If there's one thing the rise of targeted voter informatics has given us, it's that inside swing states that will determine the White House is the theory that those states are controlled by swing counties. I've mentioned before that as goes Hamilton County and Cincinnati goes Ohio when it comes to presidential elections, but Hamilton is not the only swing county out there, and the 2016 election may be determined by who votes in these largely suburban counties.
Americans have heard that the election of the next president will be determined by a few battleground states, with Ohio, Florida and Pennsylvania as 2016’s leading examples. But what if it’s not simply a handful of swing states but swing counties, with less than 500,000 swing voters, that truly matters?
That’s the provocative assessment from David Schultz, a professor of political science at Hamline University in Minnesota and editor of the Journal of Public Affairs Education. Schultz co-edited a book on swing states and now predicts fewer than 20 counties will tip the balance to pick the next president.
Where are 2016’s deciders? In Ohio, it’s Hamilton County, home to Cincinnati. In Pennsylvania, it’s Bucks and Chester Counties, to the north and south of Philadelphia, and also Lackawanna and Luzerne counties. In Florida, it’s Hillsborough and Pinellas counties, surrounding Tampa and St. Petersburg. In Wisconsin, it’s Brown County, where Green Bay is; nearby Winnebago County, further inland; and Racine County to the south near Chicago suburbs. In Iowa, it’s rural tiny Bremer County, and in New Hampshire, it’s Hillsborough township, inland on the Massachusetts border.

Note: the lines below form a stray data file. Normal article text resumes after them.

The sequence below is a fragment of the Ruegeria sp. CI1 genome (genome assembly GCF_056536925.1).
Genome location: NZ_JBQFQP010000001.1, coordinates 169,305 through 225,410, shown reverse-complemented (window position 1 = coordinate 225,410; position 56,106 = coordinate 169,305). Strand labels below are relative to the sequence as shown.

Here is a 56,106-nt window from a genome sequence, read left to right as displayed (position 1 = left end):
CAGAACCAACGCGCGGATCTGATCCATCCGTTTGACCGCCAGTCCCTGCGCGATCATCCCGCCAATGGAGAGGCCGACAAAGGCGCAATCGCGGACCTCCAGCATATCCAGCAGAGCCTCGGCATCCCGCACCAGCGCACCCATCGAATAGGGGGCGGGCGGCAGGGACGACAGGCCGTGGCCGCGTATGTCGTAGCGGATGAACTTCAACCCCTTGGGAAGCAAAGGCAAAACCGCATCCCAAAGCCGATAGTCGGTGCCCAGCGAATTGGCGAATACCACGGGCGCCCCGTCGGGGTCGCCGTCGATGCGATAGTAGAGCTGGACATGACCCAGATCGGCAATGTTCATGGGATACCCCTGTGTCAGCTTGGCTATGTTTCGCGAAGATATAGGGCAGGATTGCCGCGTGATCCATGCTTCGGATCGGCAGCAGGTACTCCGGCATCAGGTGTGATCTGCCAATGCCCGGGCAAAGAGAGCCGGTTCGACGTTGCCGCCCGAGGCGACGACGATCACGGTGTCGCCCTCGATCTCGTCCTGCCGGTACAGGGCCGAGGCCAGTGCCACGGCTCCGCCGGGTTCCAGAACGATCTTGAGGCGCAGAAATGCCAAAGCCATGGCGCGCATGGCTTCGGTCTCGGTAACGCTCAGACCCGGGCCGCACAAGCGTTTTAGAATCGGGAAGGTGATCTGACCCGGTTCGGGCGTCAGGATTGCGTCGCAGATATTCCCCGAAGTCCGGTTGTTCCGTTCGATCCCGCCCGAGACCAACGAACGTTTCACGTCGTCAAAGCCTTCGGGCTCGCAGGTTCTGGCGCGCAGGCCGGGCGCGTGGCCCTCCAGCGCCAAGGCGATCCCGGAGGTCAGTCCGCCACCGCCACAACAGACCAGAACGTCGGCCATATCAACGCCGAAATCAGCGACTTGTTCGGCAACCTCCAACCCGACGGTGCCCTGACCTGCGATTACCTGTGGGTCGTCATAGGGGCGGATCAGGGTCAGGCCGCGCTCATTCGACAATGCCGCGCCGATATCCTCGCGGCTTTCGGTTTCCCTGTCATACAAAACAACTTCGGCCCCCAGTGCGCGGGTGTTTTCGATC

There are a few more: population epicenters such as Nevada’s Clark County, home of Las Vegas; Virginia’s Prince William County, outside Washington D.C., North Carolina’s Wake County, with Raleigh and Durham; New Mexico’s Bernalillo County, containing Albuquerque; and surprisingly, Dona Ana County near Las Cruces, which has a big state university.
“These seem to be the counties within the swing states where the candidates go,” said Schultz. “They view them as battlegrounds. They seem to be pretty good bellwethers, in the sense of predictors of how that state is going to vote… Even if they appear blue or red, there’s a question of how great the turnout will be.”
These counties, which cast 2,485,793 votes for Barack Obama in 2012, compared to 2,106,985 votes for Mitt Romney, seem to be their state’s 2016 tipping points or bellwethers for a variety of reasons. They sit in between red and blue belts. They’re often suburban, experiencing major demographic shifts, including young and better-educated people moving in, and some are more racially diverse.
“What we are seeing in these counties, at least right now, is relatively balanced, in terms of Republicans and Democrats,” Schultz said. “We have a small portion of the population of these counties that are going to be the swing voter. When I say swing voter, I don’t necessarily mean swinging from Democrat to Republican. They might be swinging in to vote, or swinging out from voting.”
So turnout is just as important to these counties as the voting tallies, and they are large enough to decide an entire state. It makes sense to me, there's four and a half to five million votes in these swing state counties alone, which can certainly affect the outcome of an election.
We'll see if the theory holds true again in 2016. Knowing how important Hamilton County is to deciding Ohio's elections, I'm not surprised at all to find other counties in other swing states also being key areas.
By the way, Trump still doesn't have an office in Hamilton County.